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Twitter, always an invaluable resource. P.S. do not send abuse.

But what Draymond’s detractors seem to fundamentally misunderstand is the nature of victory in the NBA. Yes, you win by scoring more points than the opposition, but how you arrive to that point is hardly predicated on the idea of just getting buckets. No, Draymond Green isn’t the most talented scorer on Earth (he’s hovering at around 15 points-per-game), but drives the true factors of success in basketball — defense, generating more possessions than your opponent (force turnovers and prevent offensive rebounds), efficiency (derived from smart shot-selection, namely generating free-throws, open three-pointers and fast-break opportunities). This is just a contrived way of saying that the team that shoots better and has more possessions will win the game. Basketball isn’t rocket science, but Draymond Green is playing the game like a genius.

Here, let’s play a game: Which three players in all of NBA HISTORY have averaged 17 points, 11 rebounds, and nine assists and shot at least 36% from downtown (per-100 possessions)?

Did you guess Larry Bird? Great job!

Did you guess Magic Johnson? Wrong, but good guess.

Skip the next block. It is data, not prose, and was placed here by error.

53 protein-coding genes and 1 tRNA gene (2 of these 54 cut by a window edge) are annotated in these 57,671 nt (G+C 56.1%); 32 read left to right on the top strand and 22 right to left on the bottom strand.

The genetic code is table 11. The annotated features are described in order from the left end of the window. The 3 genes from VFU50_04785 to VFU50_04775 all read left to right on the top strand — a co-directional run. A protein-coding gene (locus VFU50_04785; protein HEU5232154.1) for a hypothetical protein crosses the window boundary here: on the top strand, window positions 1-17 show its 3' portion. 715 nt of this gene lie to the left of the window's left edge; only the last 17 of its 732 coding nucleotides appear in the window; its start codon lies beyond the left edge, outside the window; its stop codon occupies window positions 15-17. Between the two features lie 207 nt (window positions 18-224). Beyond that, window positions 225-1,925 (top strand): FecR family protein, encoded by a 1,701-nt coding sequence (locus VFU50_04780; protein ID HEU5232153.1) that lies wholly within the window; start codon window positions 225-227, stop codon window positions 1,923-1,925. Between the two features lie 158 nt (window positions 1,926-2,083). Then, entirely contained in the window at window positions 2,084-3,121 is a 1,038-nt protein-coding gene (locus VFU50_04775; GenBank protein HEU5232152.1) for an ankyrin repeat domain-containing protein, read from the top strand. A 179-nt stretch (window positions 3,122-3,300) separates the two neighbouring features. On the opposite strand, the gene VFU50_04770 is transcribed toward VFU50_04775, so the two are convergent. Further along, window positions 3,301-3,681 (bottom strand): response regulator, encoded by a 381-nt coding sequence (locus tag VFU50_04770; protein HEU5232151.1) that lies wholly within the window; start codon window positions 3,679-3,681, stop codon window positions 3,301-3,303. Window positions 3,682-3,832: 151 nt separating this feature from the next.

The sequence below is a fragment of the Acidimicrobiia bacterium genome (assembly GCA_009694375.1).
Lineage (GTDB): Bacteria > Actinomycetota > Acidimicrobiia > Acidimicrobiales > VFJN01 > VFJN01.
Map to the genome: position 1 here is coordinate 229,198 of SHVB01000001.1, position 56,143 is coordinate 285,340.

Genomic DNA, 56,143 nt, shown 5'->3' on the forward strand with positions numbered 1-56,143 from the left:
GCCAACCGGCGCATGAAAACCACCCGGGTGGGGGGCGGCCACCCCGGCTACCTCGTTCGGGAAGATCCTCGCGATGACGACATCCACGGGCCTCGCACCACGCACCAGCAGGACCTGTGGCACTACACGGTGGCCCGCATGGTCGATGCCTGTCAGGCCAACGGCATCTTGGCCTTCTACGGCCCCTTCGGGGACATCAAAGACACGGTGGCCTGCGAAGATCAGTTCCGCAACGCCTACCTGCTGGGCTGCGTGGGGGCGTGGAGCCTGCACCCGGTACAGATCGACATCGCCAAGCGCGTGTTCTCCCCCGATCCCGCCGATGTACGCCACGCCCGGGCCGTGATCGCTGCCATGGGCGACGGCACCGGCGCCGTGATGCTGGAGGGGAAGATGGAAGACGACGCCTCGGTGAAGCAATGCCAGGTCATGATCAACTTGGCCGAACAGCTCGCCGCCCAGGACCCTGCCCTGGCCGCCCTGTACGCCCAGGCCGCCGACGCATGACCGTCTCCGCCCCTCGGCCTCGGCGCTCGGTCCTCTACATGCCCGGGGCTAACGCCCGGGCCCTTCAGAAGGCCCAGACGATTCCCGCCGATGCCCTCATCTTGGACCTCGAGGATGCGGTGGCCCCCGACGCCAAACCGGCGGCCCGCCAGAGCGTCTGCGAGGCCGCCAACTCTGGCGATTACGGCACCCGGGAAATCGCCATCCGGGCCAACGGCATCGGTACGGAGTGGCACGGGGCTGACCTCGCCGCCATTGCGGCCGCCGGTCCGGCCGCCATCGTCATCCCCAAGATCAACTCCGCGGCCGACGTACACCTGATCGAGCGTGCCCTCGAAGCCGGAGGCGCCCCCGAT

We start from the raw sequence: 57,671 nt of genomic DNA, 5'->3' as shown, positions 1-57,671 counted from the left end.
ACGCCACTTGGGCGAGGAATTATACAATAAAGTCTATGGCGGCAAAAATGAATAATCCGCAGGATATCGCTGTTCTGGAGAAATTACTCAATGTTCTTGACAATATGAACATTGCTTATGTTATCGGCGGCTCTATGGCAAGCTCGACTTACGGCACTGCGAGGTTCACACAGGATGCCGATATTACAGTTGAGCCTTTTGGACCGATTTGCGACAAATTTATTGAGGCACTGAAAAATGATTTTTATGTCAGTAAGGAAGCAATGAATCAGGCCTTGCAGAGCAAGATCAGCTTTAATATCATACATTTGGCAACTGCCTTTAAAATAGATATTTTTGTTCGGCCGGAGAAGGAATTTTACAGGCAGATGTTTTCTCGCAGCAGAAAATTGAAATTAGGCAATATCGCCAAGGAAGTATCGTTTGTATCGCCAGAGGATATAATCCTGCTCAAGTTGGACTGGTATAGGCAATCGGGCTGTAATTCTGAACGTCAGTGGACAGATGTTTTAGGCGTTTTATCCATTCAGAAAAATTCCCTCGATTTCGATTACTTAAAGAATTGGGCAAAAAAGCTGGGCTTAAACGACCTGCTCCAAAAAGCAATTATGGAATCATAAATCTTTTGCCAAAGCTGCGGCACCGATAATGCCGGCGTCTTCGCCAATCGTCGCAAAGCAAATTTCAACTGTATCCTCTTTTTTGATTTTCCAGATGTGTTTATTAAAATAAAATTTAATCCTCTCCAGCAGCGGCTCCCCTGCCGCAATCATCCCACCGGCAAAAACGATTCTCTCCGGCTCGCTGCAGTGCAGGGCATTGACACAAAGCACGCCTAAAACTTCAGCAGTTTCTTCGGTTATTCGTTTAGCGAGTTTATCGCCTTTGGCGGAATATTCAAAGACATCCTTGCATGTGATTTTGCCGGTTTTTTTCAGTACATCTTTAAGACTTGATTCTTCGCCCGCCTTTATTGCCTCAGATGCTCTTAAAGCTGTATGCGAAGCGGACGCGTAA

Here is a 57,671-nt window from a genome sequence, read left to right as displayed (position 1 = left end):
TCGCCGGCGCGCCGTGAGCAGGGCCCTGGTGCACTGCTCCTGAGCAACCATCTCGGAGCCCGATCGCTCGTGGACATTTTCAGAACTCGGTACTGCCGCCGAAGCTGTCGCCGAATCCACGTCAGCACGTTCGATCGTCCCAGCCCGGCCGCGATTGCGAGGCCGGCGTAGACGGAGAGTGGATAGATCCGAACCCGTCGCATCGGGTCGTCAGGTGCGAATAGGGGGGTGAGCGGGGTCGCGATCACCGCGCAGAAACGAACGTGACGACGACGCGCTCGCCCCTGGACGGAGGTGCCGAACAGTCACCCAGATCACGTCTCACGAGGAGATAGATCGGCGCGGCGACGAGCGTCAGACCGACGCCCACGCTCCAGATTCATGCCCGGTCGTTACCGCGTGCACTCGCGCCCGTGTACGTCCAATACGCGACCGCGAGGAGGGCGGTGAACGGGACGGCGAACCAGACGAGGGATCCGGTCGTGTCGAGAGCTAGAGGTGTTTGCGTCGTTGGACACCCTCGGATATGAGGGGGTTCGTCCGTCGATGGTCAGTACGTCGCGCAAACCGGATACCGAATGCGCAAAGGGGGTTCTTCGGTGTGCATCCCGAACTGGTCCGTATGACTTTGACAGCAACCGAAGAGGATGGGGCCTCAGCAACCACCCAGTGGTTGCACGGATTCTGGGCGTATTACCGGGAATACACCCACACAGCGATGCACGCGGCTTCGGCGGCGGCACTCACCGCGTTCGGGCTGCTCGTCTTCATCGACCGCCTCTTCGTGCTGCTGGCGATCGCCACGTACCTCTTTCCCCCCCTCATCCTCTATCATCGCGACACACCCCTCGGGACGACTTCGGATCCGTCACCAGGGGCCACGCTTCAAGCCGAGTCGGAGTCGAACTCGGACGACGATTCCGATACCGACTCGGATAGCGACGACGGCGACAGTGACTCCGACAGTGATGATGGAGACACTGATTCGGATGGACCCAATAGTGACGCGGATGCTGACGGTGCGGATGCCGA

How about Michael Jordan? Nope. Wrong again.

LeBron James? Yes.

And…Kevin Durant? Charles Barkley? No. Nah.

…Draymond Green? Yes!

It may come as a shock, but Green is currently enjoying the kind of season that should garner genuine MVP-consideration most years, but he’s unlucky (and lucky) to be playing on the same team as Stephen Curry (who’s pretty good, I’d say). He’s shooting the lights out, scoring a respectable number of points, rebounding like Dennis Rodman and Lisa Leslie had a child and absolutely punishing teams whenever they show even a tiny bit of laziness. Oh, you’re going to cheat on the pick-and-roll…BOOM HAHA HE JUST ALLEY-OOPED IT TO ANDREW BOGUT!

Seeing him gain traditional attention thanks to his triple-doubling exploits is certainly an enjoyable affirmation of his obvious talents, but I daresay I doubt Green cares all that much. Green is the epitome of a team-player, thanklessly and selfishly putting his body on the line to guarantee the Warriors come out ahead. He celebrates like a fan, plays like a warrior (pun intended), and treats his colleagues like brothers, and it all shows. So, no, he’ll never be a traditional star who scores 20+ points consistently, but as long as his body allows he’ll affect the game more than any volume-scorer ever could. Heck, even these triple-doubles are just a more visible instance of the stuff he’s been doing all year anyway.

And, at the end of the day, it doesn’t *really* matter. Let Dray be Dray, appreciate what he’s doing, and block the haters like Green did to LeBron.

Edited by Emily Berman, Coleman Gray.

What college did Draymond Green attend?
Created 1/7/16
  1. Princeton
  2. Colgate
  3. UCLA
  4. Michigan State